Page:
15215 S. 48th St.
Suite 120

Phoenix, AZ 85044
602-833-8038
3011 S. Lindsay
Rd. Suite 111
Gilbert, AZ 85295
480-470-7677
36359 N. Gantzel
Rd. Suite 103

San Tan Valley, AZ 85140
480-470-8303
3102 E. Indian School Rd.
#140

Phoenix, AZ 85016
602-461-8155
20950 N. Tatum
Blvd #350

Phoenix, AZ 85050
602-461-7662
1729 North Trekell
Rd. #124

Casa Grande, AZ 85122
520-866-0460
1242 E. McKellips
Rd. #103

Mesa, AZ 85203
480-470-7933
230 S. 3rd St.
Suite B-4

Phoenix, AZ 85004
602-313-0747
 

Our team of professionals and staff believe that informed patients are better equipped to make decisions regarding their health and well-being. For your personal use, we have created an extensive patient library covering an array of educational topics, which can be found on the side of each page. Browse through these diagnoses and treatments to learn more about topics of interest to you.

Please note that this information is for your personal use only, which is available to educate you about certain skin conditions or possible treatments. It is not intended to replace an appropriate evaluation and treatment plan with one of our providers.

As always, you can contact our office to answer any questions or concerns.

Post-Biopsy Instructions
Keep area(s) dry and original dressing on for first 24 hours. 

  •  After 24 hours you may remove dressing and clean area with mild soap and water. 
  • Apply ointment 1-2 times daily: 
  • Aquaphor/Vaseline 
  • Continue to clean area 1-2 times daily with soap, water, and ointment then cover with a Band-Aid. The objective is to prevent a scab from forming. Repeat for one week. 
  • A rim of redness around the site is normal. Increasing redness, pus, heat, pain, and swelling at the site may indicate an infection and should prompt you to contact our office 

We should receive your results in one-two weeks. We will notify you of your results. If you have not heard from us 14 days after your procedure, please call us.

Care Instructions

Shingles is a painful rash that is caused by the varicella zoster virus. It usually appears as a band or strip of blisters on one side of the body that goes from the spine around the front to the breastbone. However, shingles can also appear on the neck, nose and forehead.

Shingles derives from the same virus that causes chicken pox. After having chicken pox, the virus lies dormant in nerve tissue underneath the skin. Years later, and with no known reason, it reactivates and causes shingles. Shingles is contagious and can easily pass through touching from one person to another. The virus develops into shingles for people who have had chicken pox and develops into chicken pox for those who have not had it. Shingles appears most frequently among older adults (age 60+) and in people with compromised immune systems. Generally, a person only gets shingles once; it rarely recurs.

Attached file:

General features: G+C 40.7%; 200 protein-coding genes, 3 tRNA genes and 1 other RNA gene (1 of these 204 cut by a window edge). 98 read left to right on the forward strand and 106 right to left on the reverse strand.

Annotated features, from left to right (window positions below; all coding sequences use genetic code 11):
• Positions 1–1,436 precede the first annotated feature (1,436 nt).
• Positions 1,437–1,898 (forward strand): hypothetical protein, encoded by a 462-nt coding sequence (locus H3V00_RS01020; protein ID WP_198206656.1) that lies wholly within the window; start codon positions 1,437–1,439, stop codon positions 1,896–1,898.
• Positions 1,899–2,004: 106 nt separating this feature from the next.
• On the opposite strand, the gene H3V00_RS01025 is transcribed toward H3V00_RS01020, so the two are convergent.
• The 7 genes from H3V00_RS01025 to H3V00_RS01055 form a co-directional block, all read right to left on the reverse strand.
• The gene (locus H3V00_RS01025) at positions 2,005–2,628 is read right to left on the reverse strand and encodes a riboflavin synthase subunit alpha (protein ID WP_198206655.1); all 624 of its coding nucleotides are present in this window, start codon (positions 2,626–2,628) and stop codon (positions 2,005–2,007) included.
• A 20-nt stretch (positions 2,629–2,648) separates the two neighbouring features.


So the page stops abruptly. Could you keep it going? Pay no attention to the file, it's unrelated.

Symptoms for shingles include:

  • Pain, burning, numbness or tingling on one side of the body. The pain often precedes any other symptoms.
  • A rash that appears a few days after the pain. It may be itchy.
  • Blisters that break open and then crust over.
  • Fever, achiness or headache.

Some people never get a rash or blisters with shingles, but simply experience the pain.

Shingles is diagnosed based on a medical history and physical examination of the telltale rash. If you suspect you may have shingles, it is important to contact your doctor as quickly as possible. Early treatment can reduce the pain and severity of the episode. Two types of medications are prescribed to treat shingles:

  • Antiviral drugs to combat the virus, such as acyclovir, valacyclovir and famciclovir.
  • Pain medicines, from oral pain pills and antidepressants to anticonvulsants and topical preparations that contain skin-numbing agents.

Shingles usually heals in about 2 to 3 weeks without any problem. However, there is a small percentage of patients (10% to 15%), predominantly over age 50, who experience pain that lasts beyond one month after the healing period. This is called postherpetic neuralgia. Catching shingles early and beginning treatment can reduce the likelihood and severity of postherpetic neuralgia. See your dermatologist for pain relief.

The U.S. Food and Drug Administration has approved a vaccine, called Zostavax, for the prevention of adult shingles. It is approved for adults age 60 or older who have had chicken pox. Essentially, the vaccine delivers a booster dose of chicken pox. The vaccine has proven to be very effective in reducing the incidence of shingles and postherpetic neuralgia.


 
Our Offices

Ahwatukee:
15215 S. 48th Street, Suite 120
Phoenix, AZ 85044
Phone: 602-833-8038
Fax: 480.706.8157
 
Gilbert:
3011 S. Lindsay Road, Suite 111
Gilbert, AZ 85295
Phone: 480-470-7677
Fax: 480.355.1999
 
San Tan Valley:
36359 N. Gantzel Road, Suite 103
San Tan Valley, AZ 85140
Phone: 480-470-8303
Fax: 480.664.3661
 
Downtown Phoenix:
230 S. 3rd St. Suite B-4
Phoenix, AZ 85004
Phone: 602-313-0747
 
Central Phoenix:
3102 E. Indian School
Rd. #140
Phoenix, AZ 85016
Phone: 602-461-8155
 
North Phoenix:
20950 N. Tatum Blvd #350
Phoenix, AZ 85050
Phone: 602-461-7662
 
Casa Grande:
1729 North Trekell Road, #124
Casa Grande, AZ 85122
Phone: 520-866-0460
 
Mesa:
1242 E. McKellips Road, #103
Mesa, AZ 85203
Phone: 480-470-7933